Although you claim the UVA system makes it more efficient, it really makes it more efficient for employers, not students. As I was saying before, and have said earlier, if you are a good interviewer the UVA system screws you. And I have no hatred towards UVA, I just hate this system... I don't think it has any place in a top law school.
Penn Law '09

SugarJ

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Re: What T14 schools use lotteries for on-campus recruiting?
« Reply #23 on: April 13, 2007, 09:40:43 AM »
Now I'm confused  :D

Random? Why would the lottery be completely RANDOM? Then what if by chance NOBODY gets to interview with their top firms? I thought it was more along the lines of what 2elandbored said.
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LittleRussianPrincess, Esq.

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Re: What T14 schools use lotteries for on-campus recruiting?
« Reply #24 on: April 13, 2007, 09:44:22 AM »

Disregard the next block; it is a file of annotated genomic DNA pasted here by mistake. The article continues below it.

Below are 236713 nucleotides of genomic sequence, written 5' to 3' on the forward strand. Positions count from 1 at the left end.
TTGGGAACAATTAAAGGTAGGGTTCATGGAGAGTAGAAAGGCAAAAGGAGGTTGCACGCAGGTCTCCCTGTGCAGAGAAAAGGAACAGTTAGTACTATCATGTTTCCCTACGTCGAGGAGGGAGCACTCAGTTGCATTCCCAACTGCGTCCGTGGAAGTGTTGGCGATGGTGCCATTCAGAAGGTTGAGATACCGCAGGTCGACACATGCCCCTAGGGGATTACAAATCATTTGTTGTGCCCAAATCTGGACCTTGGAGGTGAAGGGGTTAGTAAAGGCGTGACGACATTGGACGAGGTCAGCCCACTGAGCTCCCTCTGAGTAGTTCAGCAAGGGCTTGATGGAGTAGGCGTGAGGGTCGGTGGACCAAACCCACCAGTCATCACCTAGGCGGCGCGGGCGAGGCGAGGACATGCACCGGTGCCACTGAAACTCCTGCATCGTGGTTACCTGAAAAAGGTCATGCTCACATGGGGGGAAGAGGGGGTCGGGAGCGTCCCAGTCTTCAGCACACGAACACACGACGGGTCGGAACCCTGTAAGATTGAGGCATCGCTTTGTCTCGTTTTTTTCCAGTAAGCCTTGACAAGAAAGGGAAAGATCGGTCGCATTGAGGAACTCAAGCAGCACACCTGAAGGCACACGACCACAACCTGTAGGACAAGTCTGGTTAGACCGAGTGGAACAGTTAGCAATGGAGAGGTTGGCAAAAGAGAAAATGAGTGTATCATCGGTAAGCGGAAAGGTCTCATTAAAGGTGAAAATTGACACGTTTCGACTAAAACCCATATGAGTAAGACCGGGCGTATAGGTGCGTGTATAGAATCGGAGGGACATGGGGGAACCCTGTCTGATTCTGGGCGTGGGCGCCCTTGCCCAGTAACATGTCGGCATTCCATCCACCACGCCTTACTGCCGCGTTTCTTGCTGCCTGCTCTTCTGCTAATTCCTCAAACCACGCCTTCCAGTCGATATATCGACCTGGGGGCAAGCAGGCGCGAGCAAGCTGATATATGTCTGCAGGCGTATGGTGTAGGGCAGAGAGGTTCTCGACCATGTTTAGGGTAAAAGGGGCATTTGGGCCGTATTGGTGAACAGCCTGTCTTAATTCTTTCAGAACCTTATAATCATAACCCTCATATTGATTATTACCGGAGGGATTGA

any other T14 schools?

predictably, boalt.
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Mickey Ward

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Re: What T14 schools use lotteries for on-campus recruiting?
« Reply #25 on: April 13, 2007, 09:45:03 AM »
Lotto at Michigan, too. You pick the employers you're interested in and they assign on lottery basis. No pre-screening.

Jolie Was Here

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Re: What T14 schools use lotteries for on-campus recruiting?
« Reply #26 on: April 13, 2007, 10:14:35 AM »
Well, it's not a lottery at Michigan in the sense that it's random - your preferences play a role.  But like Mr. DeM. said, you bid for up to 30 employers in order of preference, and most students get 20-22 interviews out of that 30.  No employer pre-screening involved.